Why different bodies react differently to high-fat diet
A diet rich in greasy foods leads to an imbalance in our gut flora - the bacteria that live in our digestive tract- researchers say. It is believed that nutritional additives such as gluco-oligosaccharides and dietary fibres that target the gut microbiota could prevent the development of metabolic disorders.health and fitness Updated: Apr 27, 2012 18:03 IST
A diet rich in greasy foods leads to an imbalance in our gut flora - the bacteria that live in our digestive tract- researchers say.
According to Remy Burcelin and Matteo Serino, researchers from the Inserm unit 1048 “Institute of Metabolic and cardiovascular diseases (I2MC)”, the composition of the gut flora seems to determine the way in which the body develops certain metabolic disorders such as diabetes, regardless of any genetic modification, gender, age or specific diet.
It is believed that nutritional additives such as gluco-oligosaccharides and dietary fibres that target the gut microbiota could prevent the development of metabolic disorders.
Gut flora is otherwise known as gut microbiota. There are roughly one thousand different species of bacteria that are nourished partly by what we eat.
Each person has their own specific gut flora and metabolism and these differ according to our dietary habits. Previous studies in mice have shown that a high-fat diet is capable of causing an imbalance in the gut flora, thus causing metabolic diseases such as diabetes or obesity.
Remy Burcelin’s research spent three months studying how a fatty diet affected the gut flora of male mice of the same age, all with the same genetic background.
Most of the mice developed diabetes while remaining thin, whereas some remained thin but did not develop diabetes.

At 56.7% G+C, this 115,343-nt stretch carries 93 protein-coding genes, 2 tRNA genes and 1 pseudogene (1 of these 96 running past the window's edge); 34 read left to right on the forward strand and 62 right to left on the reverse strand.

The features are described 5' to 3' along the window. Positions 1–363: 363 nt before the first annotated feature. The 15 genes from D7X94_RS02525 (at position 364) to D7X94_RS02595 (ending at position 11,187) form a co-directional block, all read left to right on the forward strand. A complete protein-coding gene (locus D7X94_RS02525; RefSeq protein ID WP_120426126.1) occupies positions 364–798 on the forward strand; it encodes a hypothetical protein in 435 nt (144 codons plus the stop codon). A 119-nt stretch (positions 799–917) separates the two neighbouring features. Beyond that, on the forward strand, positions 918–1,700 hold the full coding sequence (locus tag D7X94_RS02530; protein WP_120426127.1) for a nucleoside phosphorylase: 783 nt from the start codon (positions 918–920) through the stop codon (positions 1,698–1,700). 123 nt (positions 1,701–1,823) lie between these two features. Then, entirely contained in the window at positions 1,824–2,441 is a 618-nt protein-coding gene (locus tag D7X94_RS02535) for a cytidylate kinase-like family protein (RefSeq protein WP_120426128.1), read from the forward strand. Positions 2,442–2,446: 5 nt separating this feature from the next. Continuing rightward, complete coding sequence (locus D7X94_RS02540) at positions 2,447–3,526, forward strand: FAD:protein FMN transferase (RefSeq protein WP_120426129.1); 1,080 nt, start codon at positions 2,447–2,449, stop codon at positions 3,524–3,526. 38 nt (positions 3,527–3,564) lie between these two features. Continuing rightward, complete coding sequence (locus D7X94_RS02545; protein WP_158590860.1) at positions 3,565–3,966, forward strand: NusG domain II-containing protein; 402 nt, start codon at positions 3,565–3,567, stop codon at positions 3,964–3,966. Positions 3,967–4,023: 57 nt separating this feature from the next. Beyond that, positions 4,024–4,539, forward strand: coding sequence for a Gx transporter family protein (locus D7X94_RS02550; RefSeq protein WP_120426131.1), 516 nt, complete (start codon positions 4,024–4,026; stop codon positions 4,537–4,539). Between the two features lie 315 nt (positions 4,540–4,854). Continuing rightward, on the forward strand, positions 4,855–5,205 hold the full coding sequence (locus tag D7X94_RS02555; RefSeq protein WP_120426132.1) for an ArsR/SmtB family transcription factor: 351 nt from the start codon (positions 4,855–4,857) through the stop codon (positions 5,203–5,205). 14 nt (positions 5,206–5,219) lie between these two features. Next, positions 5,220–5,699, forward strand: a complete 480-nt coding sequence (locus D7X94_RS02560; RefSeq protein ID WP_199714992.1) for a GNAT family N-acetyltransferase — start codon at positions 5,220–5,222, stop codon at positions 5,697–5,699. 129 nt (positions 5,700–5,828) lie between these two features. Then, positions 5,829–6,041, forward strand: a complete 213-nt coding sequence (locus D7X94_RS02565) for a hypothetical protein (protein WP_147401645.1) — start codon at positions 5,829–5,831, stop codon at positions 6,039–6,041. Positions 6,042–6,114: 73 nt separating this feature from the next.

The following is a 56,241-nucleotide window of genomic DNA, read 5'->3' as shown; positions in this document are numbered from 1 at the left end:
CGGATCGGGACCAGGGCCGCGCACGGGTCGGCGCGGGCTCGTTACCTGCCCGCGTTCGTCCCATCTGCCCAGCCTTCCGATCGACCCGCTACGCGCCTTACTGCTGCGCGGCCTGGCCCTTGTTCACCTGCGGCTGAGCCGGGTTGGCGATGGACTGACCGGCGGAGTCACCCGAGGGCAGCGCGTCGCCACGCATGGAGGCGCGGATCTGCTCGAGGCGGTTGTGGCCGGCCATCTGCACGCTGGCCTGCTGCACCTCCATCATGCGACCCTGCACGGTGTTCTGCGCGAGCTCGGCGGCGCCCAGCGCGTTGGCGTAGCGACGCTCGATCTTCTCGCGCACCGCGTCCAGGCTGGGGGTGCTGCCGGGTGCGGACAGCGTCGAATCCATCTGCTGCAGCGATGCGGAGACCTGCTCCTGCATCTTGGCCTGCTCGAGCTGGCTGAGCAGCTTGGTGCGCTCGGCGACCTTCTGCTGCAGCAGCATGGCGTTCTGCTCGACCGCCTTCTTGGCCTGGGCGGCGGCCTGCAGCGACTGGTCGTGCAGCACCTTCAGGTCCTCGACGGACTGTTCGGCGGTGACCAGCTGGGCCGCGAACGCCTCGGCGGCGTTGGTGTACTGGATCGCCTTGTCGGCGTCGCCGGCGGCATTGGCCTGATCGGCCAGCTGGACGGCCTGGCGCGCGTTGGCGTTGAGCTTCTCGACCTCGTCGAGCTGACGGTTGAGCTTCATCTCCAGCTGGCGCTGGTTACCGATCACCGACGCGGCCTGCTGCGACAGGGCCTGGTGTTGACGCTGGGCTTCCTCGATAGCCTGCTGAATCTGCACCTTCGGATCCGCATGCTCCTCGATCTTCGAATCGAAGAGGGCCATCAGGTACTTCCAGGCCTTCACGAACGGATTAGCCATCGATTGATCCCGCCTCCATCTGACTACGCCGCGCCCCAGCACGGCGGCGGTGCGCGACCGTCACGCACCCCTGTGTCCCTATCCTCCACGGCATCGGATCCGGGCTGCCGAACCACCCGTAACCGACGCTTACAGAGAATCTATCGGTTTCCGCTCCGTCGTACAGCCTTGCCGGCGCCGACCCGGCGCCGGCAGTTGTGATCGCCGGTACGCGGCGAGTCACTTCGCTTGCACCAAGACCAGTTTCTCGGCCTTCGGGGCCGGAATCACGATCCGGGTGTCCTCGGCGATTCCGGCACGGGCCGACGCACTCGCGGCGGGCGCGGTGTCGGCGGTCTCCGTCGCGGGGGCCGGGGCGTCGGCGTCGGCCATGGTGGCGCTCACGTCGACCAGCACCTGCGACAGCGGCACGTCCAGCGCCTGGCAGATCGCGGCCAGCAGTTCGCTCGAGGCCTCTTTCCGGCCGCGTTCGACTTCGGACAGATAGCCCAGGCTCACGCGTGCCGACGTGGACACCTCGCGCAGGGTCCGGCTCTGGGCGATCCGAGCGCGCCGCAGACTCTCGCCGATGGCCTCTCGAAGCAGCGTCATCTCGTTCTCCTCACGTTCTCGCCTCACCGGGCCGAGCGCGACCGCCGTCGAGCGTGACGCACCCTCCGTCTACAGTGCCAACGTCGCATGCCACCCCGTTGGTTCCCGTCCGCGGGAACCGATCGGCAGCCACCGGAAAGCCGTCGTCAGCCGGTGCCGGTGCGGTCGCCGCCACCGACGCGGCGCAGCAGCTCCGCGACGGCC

In order to confirm the theory that gut flora affects the way in which our body reacts to a high-fat diet, the research team looked at the microbial profile of different types of mice (thin and diabetic and thin and non-diabetic, which indicates two phenotypes).
They showed that there was a difference in the quantities of gut bacteria between diabetic and non-diabetic mice.
The thin but diabetic mice presented a flora composed mainly of “bacteroidetes” type bacteria, unlike the thin and non-diabetic mice that presented a flora composed mainly of “firmicutes“ type bacteria.
To find if is gut flora the cause or the result of metabolic disorders, Remy Burcelin’s team directly modified the gut flora of a group of mice by adding dietary fibres and gluco-oligosaccharides to their high-fat diet.
“By adding these fibers, we modulated most of the physiological characteristics. The metabolism of the mice that we treated with these fibers was similar to that of the thin, non-diabetic mice. But the gut flora of the mice treated with fibers changed greatly compared to that of the other phenotypes observed”, said Matteo Serino.